Brian Leroni, corporate affairs executive at Massmart, said customer response had been very positive. “In fact, in discussion at the kiosks, customers laden with store purchases frequently report that they had actually visited the store to buy a boerewors roll.”

He said Massmart had a level-three broad-based black economic empowerment contributor status with a score of 75.45%, the highest among listed retailers. The intention, Leroni said, was to to embark on a commercially viable project that would enable unemployed youths to run their own business within an incubator-type environment.

“The franchise concept within the precincts of standalone stores with high foot traffic was, on reflection, an obvious solution.” Smith said that Hot Dog Café was always looking to invest in its best people and to move them up the chain.

Informal trader Sifiso Bophela had been looking for business opportunities before he found the Hot Dog Café. “I had tried countless times to get into franchising but it is so difficult to get financing,” he said.

Bophela began as a cadet in a training programme funded by Umsobomvu (the former NYDA) and became a franchisee of a Coffee Stop, a division of Hot Dog Café, at the Glen Builders Warehouse. “It was the shining example of all our stores,” Smith said.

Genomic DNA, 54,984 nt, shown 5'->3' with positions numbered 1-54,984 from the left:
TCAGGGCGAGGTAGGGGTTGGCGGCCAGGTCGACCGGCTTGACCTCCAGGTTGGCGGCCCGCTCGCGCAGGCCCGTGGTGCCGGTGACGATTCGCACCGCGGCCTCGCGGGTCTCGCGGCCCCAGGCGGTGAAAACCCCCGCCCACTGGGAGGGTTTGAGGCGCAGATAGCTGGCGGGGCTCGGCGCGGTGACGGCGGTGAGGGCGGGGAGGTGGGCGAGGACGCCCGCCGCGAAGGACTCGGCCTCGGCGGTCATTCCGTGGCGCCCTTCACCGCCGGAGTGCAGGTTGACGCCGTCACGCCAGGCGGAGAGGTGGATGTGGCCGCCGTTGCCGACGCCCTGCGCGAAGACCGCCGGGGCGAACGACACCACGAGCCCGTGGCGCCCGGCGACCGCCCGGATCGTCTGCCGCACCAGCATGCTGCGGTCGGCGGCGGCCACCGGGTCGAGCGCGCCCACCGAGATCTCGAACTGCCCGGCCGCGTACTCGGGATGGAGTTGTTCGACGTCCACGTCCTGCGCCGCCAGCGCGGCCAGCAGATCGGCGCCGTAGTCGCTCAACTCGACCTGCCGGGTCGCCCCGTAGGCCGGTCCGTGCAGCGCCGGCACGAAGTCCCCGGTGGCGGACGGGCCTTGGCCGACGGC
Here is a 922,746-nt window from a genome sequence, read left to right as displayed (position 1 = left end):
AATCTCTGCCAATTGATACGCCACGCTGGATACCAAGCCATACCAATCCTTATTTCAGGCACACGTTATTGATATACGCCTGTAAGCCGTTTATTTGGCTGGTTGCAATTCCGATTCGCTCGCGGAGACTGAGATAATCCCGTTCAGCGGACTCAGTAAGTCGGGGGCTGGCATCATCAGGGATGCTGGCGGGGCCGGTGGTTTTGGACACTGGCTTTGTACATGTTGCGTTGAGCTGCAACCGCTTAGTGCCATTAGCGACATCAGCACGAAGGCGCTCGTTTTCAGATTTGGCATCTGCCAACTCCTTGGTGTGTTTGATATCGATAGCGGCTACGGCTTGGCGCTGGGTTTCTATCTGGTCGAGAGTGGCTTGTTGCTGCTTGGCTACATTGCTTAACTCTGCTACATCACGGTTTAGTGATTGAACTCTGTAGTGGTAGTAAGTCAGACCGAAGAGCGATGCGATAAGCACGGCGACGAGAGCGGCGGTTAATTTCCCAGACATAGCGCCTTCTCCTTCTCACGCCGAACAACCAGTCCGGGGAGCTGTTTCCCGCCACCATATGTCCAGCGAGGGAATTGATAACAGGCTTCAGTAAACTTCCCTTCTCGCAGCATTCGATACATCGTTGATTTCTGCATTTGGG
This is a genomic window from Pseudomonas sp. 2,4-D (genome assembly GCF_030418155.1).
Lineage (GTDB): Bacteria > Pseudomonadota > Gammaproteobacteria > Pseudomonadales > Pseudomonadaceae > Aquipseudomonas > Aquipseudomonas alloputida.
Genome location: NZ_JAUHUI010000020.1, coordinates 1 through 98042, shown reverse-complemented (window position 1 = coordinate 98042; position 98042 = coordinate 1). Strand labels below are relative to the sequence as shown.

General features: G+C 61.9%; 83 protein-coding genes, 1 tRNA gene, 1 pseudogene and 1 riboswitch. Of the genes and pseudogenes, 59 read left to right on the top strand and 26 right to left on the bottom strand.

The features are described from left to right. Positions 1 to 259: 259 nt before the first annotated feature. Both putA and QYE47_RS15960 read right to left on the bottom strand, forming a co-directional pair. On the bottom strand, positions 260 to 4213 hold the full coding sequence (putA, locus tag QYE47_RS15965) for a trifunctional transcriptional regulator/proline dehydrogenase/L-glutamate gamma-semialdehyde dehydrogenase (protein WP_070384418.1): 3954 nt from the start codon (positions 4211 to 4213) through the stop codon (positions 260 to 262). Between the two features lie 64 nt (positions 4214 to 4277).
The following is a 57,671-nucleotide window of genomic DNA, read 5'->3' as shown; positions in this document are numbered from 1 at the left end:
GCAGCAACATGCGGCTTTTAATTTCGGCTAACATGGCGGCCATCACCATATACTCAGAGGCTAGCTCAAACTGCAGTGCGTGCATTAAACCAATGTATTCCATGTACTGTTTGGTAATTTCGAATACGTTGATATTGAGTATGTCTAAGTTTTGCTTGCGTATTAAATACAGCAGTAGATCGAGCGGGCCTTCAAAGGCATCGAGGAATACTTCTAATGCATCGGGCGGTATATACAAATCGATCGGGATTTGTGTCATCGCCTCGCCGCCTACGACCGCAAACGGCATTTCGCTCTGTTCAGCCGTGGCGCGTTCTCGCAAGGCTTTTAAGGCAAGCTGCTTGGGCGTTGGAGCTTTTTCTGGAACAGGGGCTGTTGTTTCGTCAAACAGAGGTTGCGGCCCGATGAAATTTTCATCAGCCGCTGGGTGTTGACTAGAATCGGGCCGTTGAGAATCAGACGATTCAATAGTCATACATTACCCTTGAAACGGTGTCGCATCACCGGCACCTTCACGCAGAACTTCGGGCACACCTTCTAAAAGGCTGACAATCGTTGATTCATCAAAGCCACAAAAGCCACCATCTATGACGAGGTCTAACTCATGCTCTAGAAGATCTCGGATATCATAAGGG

Bophela will have both a Coffee Stop and a Hot Dog Café at a new Makro in Polokwane and will also be responsible for the staff canteen.

Thembisa resident Ivy Fasa was earning little more than R500 a month as a waitress. But after she was introduced to Hot Dog Café, she opened a cart that became so lucrative that she was able to build a house for her mother, support her younger brothers and put her sister through university.

Fasa has since bought a mini e-diner with a loan from the Old Mutual Masisizane fund, which provides financing for previously disadvantaged women at preferential rates, in some cases up to prime less 5%.

Top-performing franchisees, besides a R6 000 a month salary, can earn up to R40 000 a month. But all profit goes on capital repayment. Loans are paid off in five years or less.

Stieneke Samuel, head of the NYDA enterprise finance unit, said Hot Dog Café‘s repayment record had been excellent and businesses established through the initiative were sustainable. Since inception, the enterprise development fund, in partnership with Massmart, has created 44 youth-owned businesses in four provinces and created 128 jobs.

“The young entrepreneurs have been provided with training and mentorship, in addition to the finance provided for capitalising the business,” Samuel said. “To date, the fund is fully invested to the tune of R6.5-million, of which 47% has benefited young women.”

Applicants are screened and those selected are given business training. A final selection is based on performance. Successful beneficiaries receive in-store coaching and mentorship. The company is planning to launch combined coffee and hot-dog kiosks at Ster-Kinekor cinemas and Builders Express outlets.